chapter 22

Grant visits Jefferson in jail. Paul, though hesitant, checks the food package meant for the prisoner. Their conversation runs smoother this time around. Jefferson reveals a wish for a gallon of vanilla ice cream, compensation for a life with less than enough of the treat. He expresses interest in Grant's proposition to bring him a radio. Grant turns to the Rainbow Club patrons to borrow money. With the collected funds, he visits a store in the city to purchase a small radio. Despite an attempt by the white clerk to give him the display unit, Grant insists on a brand new one. With the new radio in hand, he heads to the courthouse. After securing approval from the sheriff, he hands over the radio to Paul for delivery to Jefferson.

chapter 23

Miss Emma, Tante Lou, and Reverend Ambrose pay Jefferson a visit in his cell because he won't leave his radio. They discover him lying on his bunk, silently staring at the wall and listening to music. After their visit, Tante Lou accuses Grant of causing Jefferson's behavior. Reverend Ambrose criticizes the radio's negative influence on Jefferson, which angers Grant. The previous Friday, Jefferson had shown signs of opening up to Grant, so he refuses to remove the radio and risk reversing this progress. Later, Grant visits Jefferson again, bringing with him a large bag of nuts collected by his students. He convinces Jefferson to agree to meet Miss Emma in the dayroom next time. He also suggests bringing a notebook for Jefferson to jot down his thoughts, which Jefferson accepts. As Grant is leaving, Jefferson, somewhat reluctantly, asks him to thank the children for the nuts. This request fills Grant with joy, and he feels a spiritual awakening. He resists the urge to embrace Jefferson, opting to give his hand a friendly squeeze before parting.

chapter 24

Grant accompanies Miss Emma to see Jefferson, bringing a notebook and pencil along. Jefferson initially resists eating in the dayroom. As an attempt to engage him, Grant suggests a walk around the room. Throughout their walk, Grant shares his perspective on heroism, stating that a hero performs acts that others cannot or do not. Grant admits he's not a hero, but asserts that Jefferson has the potential to be one. He speaks of the prevalent white misconception about blacks being less than human. He admits his inability and the reverend's unwillingness to challenge this misconception, but believes Jefferson can. Grant conveys to Jefferson that he needs him more than Jefferson needs him. During their conversation, both Jefferson and Grant are moved to tears.

chapter 25

Unable to locate Vivian at the Rainbow Club, Grant settles at the bar and orders a beverage. Behind him, two mixed-race bricklayers converse with a volume meant to attract his attention. They make harsh remarks about Jefferson, suggesting his execution should have already transpired. Grant attempts to maintain his composure but eventually snaps. He confronts them, demanding their silence. His confrontation escalates into a physical altercation, resulting in Grant being knocked out.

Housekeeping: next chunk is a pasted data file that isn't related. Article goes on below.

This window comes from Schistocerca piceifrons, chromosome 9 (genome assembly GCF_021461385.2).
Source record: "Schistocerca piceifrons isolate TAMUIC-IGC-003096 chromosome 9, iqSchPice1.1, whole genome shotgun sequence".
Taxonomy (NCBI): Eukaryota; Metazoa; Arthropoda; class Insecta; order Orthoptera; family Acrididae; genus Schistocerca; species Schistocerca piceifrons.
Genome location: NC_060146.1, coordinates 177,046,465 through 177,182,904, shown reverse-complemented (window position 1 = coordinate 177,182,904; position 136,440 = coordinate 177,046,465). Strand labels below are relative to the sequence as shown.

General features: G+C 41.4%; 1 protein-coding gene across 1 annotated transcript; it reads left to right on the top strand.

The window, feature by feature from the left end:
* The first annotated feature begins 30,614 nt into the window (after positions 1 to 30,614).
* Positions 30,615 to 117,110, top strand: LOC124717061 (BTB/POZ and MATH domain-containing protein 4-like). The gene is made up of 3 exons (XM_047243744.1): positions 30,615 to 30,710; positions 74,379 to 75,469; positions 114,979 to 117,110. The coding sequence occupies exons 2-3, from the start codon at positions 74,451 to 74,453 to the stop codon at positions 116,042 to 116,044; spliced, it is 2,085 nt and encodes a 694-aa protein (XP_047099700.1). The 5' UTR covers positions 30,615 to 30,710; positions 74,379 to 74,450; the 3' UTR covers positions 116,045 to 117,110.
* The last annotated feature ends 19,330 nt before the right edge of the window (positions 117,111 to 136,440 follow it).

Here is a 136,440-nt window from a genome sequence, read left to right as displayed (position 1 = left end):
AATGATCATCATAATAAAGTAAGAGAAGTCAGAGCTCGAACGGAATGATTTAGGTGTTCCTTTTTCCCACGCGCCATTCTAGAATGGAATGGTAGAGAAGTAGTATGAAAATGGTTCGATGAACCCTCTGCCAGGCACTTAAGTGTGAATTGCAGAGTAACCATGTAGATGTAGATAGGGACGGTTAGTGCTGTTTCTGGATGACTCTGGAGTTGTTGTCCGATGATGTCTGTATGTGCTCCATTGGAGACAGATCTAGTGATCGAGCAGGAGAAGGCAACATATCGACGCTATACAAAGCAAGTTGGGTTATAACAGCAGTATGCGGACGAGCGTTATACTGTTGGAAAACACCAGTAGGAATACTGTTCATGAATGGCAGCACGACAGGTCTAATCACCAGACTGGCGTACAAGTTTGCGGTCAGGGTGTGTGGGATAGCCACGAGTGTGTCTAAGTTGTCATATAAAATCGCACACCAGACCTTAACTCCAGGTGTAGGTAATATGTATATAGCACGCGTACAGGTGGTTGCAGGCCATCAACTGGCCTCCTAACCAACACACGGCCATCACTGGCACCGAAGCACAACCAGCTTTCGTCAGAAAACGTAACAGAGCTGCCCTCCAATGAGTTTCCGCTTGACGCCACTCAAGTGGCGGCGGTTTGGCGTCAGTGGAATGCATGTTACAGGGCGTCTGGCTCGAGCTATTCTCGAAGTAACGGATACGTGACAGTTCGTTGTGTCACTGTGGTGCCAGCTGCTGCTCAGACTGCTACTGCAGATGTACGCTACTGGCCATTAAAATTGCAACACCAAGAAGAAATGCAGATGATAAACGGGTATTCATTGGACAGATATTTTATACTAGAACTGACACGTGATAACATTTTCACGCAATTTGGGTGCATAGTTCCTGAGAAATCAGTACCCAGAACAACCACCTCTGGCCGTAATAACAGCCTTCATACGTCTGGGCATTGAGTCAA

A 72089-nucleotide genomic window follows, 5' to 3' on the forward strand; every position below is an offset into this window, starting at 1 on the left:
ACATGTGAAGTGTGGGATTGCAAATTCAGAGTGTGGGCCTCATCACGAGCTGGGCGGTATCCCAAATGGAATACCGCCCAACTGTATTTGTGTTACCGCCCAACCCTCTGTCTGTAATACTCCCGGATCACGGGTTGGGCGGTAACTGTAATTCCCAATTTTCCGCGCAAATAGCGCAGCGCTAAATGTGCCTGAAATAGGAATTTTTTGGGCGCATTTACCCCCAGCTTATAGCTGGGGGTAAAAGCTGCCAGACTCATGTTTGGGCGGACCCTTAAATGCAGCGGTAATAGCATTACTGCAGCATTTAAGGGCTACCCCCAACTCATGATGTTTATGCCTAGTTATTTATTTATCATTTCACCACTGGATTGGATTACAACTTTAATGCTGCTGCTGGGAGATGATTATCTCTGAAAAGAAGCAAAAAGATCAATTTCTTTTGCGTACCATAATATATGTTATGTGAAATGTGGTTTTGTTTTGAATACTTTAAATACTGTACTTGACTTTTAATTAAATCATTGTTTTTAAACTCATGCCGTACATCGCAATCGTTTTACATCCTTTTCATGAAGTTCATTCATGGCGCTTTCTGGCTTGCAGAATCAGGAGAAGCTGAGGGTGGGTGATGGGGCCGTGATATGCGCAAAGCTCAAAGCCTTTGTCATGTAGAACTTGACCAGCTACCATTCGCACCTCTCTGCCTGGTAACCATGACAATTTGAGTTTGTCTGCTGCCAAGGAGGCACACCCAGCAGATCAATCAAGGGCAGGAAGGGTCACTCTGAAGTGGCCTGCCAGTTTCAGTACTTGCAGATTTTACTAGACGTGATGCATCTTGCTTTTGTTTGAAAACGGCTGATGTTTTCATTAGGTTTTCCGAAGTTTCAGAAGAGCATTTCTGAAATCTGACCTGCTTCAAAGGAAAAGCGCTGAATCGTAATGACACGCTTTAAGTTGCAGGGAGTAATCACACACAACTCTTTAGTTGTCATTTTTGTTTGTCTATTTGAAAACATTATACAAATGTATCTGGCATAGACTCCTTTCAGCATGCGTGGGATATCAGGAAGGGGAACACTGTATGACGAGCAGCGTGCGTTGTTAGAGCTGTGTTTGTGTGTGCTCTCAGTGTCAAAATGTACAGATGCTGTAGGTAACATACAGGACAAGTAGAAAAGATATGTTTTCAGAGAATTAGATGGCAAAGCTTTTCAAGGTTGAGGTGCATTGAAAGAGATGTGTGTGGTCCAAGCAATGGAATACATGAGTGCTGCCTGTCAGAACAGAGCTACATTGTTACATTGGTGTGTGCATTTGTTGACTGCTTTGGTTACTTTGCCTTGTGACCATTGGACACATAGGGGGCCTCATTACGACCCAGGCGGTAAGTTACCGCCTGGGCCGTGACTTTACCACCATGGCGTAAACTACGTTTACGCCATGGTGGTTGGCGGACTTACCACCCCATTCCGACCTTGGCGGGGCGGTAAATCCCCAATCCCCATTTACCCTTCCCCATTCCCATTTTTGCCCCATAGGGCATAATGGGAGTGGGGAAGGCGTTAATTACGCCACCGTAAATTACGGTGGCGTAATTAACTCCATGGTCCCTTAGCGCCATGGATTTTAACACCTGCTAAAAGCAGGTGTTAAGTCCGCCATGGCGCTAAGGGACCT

chapter 26

Grant regains consciousness in Vivian's room after being knocked out by Claiborne during a fight he couldn't prevent. Vivian, despite her distaste for violence, invites him to stay overnight. He considers refusing, aware of her husband's potential return for their kids. However, Vivian expresses her need for more understanding from him. This upsets Grant, causing him to leave the room and stand by the front door. He gazes out into the night, reluctant to leave what he cares for behind in Vivian's home. After contemplating for a bit, he goes back to the kitchen and seeks comfort in Vivian's presence, resting his head in her lap.

chapter 27

In a discussion with Grant, Reverend Ambrose seeks his assistance in teaching Jefferson about God. However, Grant, who has lost faith in the church, declines to assist the reverend. This angers Reverend Ambrose who scolds Grant, referring to him as a "boy" and accuses him of being ignorant due to his lack of understanding of people. Grant refutes this, stating he can't mislead Jefferson by feigning belief in heaven or the Bible. Reverend Ambrose confesses that he lies to alleviate people's suffering, arguing that individuals often deceive themselves and others to make life more tolerable. He also reveals that Tante Lou has been dishonest with Grant his entire life, claiming she was okay when in reality she was laboring strenuously to fund his college education.

chapter 28

During Grant's subsequent visit to Jefferson, he discovers the notebook on the floor. He notices that Jefferson has written extensively on the first page, about dying and the distinction between men and pigs. He inquires about Jefferson's last encounter with Reverend Ambrose and learns that the Reverend urged Jefferson to pray, but Jefferson is sceptical about heaven's existence. Grant confesses that he also doesn't pray due to his lack of faith, and admits to feeling directionless. He shares his desire for Jefferson to have faith, hoping it might inspire him to believe as well. Jefferson is bewildered by Reverend Ambrose's advice to surrender his belongings, given that he owns very little. Grant assures him that he has love to offer. Jefferson feels burdened by everyone's expectations of him, questioning whether Miss Emma or Grant would sacrifice themselves for him. He questions Grant's belief in God, with Grant affirming his faith. Jefferson wishes to face his death silently, like Christ. He expresses his frustration at being expected to change after having spent his life appeasing others and fulfilling what he considered God's expectations. Seeing Grant lower his gaze, Jefferson accuses him of being unable to face him. Grant looks up to find Jefferson standing upright. Jefferson queries Grant about the sensation of execution. Despite avoiding eye contact, Grant accepts a sweet potato from Jefferson.